Almost all of Egypt is a desert, and in ancient Egypt, they needed to use any fertile land for growing crops.
This means that there weren’t that many trees for building houses. The Egyptians had to use whatever they had around and that included mud and reeds.
Since the Nile River floods lasted three months out of the year, their housing construction often suffered.
Ancient Egyptian Homebuilding Innovations”
Early in Egyptian history, the people made huts for their houses out of mud and papyrus reeds (a local plant). Since the Nile River would flood every year, it would wash away the mud huts.
They decided to start using the mud to create bricks, which were stronger than just plain mud.
The bricks were created by mixing up mud with straw, placed in a form, and then left in the sun to bake and dry. When they stacked the bricks up, they could make stronger walls and homes.
They also learned to build the homes so that it allowed the outside wind to keep the houses cool.
Ancient Egyptian Homes: Inequality Reflected in Bricks and Gates
Poor people had homes that usually had only one row of bricks, but the wealthier people often had two or even three rows of bricks.
The mud bricks were cheap to make, but they found out that in a couple of years, they started to crumble. The very richest people had enough money to have homes made out of stone and also had granite stone gateways.
Most of the houses had three rooms and all of the homes had flat roofs. The stone gateways were common for both rich and poor houses and they had the ability to be locked from the inside.
Archeologists have found ancient keys that dated back to 1550 BCE. Poor people had gateways that were usually made out of limestone.
Two-Storey Living, Courtyards, and Gardens for the Wealthy
As the Egyptian civilization developed, they began to build houses with two floors. Usually, the top floor was where they lived and the bottom floor was used for crop storage.
They created reed canopies to give them shade against the hot Egyptian sun and even had small windows for the upper rooms.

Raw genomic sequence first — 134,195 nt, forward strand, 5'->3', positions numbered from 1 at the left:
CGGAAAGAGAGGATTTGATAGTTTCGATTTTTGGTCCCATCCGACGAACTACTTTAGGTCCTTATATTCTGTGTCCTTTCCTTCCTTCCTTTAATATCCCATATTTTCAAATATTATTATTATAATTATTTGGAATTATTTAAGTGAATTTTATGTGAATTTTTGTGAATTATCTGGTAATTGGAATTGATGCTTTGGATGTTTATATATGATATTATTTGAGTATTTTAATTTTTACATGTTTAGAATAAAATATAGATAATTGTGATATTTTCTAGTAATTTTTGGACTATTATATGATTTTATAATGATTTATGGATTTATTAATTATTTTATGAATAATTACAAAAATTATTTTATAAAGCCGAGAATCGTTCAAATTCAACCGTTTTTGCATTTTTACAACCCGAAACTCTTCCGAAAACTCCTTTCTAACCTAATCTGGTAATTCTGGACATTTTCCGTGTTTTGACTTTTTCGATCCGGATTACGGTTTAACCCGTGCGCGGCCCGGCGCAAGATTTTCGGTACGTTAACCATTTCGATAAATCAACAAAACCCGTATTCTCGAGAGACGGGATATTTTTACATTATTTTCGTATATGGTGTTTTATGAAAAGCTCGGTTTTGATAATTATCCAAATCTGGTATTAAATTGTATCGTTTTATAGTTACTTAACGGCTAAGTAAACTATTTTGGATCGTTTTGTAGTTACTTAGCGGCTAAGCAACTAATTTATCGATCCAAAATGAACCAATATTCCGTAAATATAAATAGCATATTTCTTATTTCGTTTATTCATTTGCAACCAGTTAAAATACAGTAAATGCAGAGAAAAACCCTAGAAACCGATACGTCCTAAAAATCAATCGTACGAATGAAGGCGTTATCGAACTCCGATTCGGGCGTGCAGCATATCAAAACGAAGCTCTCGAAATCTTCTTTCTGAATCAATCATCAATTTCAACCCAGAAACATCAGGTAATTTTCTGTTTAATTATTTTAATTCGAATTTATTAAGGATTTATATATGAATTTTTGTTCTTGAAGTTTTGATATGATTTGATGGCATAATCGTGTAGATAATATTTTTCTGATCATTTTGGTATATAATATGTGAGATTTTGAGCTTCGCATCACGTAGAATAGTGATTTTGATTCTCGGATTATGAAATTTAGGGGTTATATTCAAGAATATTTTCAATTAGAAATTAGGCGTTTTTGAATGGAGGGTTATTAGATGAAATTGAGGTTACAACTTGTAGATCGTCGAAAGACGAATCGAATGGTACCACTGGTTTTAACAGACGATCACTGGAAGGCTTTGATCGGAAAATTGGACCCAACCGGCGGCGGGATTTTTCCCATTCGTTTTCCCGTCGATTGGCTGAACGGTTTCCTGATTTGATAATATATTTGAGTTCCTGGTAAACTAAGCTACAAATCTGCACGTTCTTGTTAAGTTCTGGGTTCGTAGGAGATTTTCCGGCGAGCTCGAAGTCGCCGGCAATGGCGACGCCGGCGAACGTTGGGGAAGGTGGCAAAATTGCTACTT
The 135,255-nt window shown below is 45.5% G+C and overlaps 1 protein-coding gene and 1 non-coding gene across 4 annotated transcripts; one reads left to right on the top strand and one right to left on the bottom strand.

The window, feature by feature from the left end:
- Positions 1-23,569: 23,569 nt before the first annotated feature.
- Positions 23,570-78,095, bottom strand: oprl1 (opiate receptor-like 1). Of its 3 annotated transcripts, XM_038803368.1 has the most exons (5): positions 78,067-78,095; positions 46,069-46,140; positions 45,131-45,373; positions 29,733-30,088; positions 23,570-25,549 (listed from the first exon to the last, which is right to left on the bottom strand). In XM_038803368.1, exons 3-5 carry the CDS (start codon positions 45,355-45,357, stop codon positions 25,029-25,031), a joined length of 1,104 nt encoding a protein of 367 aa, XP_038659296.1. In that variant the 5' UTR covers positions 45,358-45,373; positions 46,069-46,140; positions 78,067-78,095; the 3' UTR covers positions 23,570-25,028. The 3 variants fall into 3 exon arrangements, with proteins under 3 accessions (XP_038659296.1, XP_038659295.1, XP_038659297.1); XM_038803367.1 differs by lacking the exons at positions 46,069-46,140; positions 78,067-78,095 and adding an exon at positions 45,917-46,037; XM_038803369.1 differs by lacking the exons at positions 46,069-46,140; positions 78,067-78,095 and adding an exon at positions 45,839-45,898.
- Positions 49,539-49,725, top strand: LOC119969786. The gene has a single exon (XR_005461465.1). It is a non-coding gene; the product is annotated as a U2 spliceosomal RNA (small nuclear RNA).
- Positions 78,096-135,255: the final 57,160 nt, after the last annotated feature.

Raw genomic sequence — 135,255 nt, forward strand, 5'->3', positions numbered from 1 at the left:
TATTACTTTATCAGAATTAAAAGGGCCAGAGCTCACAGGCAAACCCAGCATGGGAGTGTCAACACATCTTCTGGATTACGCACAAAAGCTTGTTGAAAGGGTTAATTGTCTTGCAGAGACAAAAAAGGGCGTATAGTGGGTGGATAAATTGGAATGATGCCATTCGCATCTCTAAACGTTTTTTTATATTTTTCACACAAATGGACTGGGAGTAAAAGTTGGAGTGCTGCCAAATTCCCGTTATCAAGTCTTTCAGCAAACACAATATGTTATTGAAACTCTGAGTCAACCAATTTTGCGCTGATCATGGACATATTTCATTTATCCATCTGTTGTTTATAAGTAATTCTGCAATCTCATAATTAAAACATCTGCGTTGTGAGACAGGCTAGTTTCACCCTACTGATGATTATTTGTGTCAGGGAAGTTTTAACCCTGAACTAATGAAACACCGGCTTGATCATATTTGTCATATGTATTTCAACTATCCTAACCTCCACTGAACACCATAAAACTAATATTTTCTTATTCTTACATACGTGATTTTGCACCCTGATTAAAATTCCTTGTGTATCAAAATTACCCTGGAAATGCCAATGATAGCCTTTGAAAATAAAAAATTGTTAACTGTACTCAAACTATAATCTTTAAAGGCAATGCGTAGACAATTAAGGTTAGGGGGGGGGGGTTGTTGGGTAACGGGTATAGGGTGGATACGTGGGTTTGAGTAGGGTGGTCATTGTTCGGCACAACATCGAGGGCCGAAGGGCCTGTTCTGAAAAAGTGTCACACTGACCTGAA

All windows and doors had reed mat coverings to keep flies, dust and heat out.
Many of the homes of wealthy people were built so that they had a courtyard in the center.
These courtyards had areas to grow fruits and vegetables as well as flower gardens. Some of these homes had indoor toilets and bathrooms.
Sewage from all of the people’s houses was eliminated by digging cess pits as well as tossing it into the streets or the river.
Beginning in the time of the New Kingdom a number of rich people had their own private wells for their drinking water.
The poor people had to use shared public wells that were found throughout the towns, and some had to use the Nile River water or water from canals.
Simple Interiors with Minimal Furnishings
The inside of the ancient Egyptian homes was not furnished with wood furniture like we have today.
Most families had low stools and the very poor just sat on the floor. The homes of the wealthy had beds and even mattresses, but the poor people had to be satisfied with sleeping on straw mattresses or possibly a floor rug.
The Egyptians used reed baskets to store anything that they had in the home.
Papyrus Reeds and Natural Ventilation for Cooling
Papyrus reeds are a plant that grows everywhere in Egypt, even today. The reeds were used for many purposes, including creating baskets, roofs, and paper.
The ancient Egyptians learned to build their houses using a system of ‘vents’ to allow the hot air to escape and keep the inside of the homes cooler.
The reed roofs helped in the cooling process since they let the hotter air escape.